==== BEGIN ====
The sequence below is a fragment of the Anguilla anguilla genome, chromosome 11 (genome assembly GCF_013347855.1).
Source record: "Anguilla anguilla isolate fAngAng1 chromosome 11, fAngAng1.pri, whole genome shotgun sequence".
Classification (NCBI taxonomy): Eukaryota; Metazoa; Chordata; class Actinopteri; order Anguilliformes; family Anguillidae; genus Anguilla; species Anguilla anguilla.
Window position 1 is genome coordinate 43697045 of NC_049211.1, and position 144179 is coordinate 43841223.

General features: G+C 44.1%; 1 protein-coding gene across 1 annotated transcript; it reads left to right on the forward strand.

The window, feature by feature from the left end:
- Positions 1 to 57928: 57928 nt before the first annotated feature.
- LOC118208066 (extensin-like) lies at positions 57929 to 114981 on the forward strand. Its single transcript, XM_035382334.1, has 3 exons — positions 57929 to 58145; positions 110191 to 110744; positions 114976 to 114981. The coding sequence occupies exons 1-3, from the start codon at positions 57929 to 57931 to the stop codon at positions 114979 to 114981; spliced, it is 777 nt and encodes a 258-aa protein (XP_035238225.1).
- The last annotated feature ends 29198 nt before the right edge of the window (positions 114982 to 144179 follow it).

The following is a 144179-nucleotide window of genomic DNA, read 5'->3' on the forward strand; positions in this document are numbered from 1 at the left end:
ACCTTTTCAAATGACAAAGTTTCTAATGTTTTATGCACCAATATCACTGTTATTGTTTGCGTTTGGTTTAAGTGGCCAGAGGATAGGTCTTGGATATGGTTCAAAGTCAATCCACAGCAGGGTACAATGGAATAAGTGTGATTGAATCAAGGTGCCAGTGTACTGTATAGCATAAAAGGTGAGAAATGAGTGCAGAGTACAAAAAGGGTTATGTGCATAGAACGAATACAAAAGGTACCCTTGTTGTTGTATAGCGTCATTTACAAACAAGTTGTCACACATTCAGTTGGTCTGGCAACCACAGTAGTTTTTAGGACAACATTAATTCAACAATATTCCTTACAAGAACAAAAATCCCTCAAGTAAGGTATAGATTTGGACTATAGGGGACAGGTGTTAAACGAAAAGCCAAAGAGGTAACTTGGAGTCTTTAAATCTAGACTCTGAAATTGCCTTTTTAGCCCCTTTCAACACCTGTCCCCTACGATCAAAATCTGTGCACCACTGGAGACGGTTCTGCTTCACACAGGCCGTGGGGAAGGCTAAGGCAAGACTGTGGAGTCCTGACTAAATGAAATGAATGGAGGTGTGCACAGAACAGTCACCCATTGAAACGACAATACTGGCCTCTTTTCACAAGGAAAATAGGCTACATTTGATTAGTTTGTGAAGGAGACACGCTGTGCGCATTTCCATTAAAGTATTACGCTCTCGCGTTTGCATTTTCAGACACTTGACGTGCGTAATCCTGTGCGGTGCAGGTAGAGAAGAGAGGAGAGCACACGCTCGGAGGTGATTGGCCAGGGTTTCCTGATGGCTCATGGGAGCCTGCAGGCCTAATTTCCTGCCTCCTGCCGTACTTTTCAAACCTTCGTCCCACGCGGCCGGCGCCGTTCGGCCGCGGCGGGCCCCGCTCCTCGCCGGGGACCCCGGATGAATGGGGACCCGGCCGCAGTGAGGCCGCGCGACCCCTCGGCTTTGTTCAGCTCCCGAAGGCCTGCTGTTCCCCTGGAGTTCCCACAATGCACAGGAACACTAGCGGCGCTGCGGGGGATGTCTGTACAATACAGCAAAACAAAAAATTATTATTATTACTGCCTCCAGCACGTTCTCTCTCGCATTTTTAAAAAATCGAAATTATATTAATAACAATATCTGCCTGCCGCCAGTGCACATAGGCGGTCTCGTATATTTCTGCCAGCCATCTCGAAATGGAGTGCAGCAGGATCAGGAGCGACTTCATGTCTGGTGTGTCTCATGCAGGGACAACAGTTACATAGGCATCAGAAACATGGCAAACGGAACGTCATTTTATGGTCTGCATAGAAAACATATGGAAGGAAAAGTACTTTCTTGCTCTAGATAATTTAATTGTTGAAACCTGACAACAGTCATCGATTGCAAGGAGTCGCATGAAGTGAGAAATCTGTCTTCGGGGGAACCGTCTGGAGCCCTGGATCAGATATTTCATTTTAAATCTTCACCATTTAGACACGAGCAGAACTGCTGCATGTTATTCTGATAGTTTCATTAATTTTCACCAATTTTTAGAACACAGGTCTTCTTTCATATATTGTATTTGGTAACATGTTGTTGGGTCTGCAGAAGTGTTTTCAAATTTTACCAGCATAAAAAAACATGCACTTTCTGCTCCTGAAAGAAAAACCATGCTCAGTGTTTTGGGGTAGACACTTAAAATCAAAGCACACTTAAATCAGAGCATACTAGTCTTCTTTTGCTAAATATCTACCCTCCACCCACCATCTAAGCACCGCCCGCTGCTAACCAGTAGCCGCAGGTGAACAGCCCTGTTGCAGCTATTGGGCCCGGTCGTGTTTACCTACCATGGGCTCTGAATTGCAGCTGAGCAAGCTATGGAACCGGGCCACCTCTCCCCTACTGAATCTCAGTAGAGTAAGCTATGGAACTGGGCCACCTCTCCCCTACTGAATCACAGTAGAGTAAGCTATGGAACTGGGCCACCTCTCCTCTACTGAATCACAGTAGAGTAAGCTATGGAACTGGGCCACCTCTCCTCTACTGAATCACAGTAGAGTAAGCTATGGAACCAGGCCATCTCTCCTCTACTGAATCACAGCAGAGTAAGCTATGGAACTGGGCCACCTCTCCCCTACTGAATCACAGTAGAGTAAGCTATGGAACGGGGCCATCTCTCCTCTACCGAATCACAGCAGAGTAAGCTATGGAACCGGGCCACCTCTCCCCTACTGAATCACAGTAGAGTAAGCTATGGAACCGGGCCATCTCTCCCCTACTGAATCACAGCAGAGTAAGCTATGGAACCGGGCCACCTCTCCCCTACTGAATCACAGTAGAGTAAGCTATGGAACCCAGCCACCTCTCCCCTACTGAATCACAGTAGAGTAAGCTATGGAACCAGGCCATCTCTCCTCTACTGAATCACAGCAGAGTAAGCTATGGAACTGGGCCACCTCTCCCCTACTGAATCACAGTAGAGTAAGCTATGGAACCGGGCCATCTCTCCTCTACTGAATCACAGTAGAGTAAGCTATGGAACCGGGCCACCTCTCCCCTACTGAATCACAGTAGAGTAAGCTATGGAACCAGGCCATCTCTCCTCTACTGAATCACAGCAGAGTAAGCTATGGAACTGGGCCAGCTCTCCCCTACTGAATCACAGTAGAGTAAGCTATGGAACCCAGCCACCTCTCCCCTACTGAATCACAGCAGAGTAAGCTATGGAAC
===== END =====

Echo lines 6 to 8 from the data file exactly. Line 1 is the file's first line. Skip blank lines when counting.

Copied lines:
The window, feature by feature from the left end:
- Positions 1 to 57928: 57928 nt before the first annotated feature.
- LOC118208066 (extensin-like) lies at positions 57929 to 114981 on the forward strand. Its single transcript, XM_035382334.1, has 3 exons — positions 57929 to 58145; positions 110191 to 110744; positions 114976 to 114981. The coding sequence occupies exons 1-3, from the start codon at positions 57929 to 57931 to the stop codon at positions 114979 to 114981; spliced, it is 777 nt and encodes a 258-aa protein (XP_035238225.1).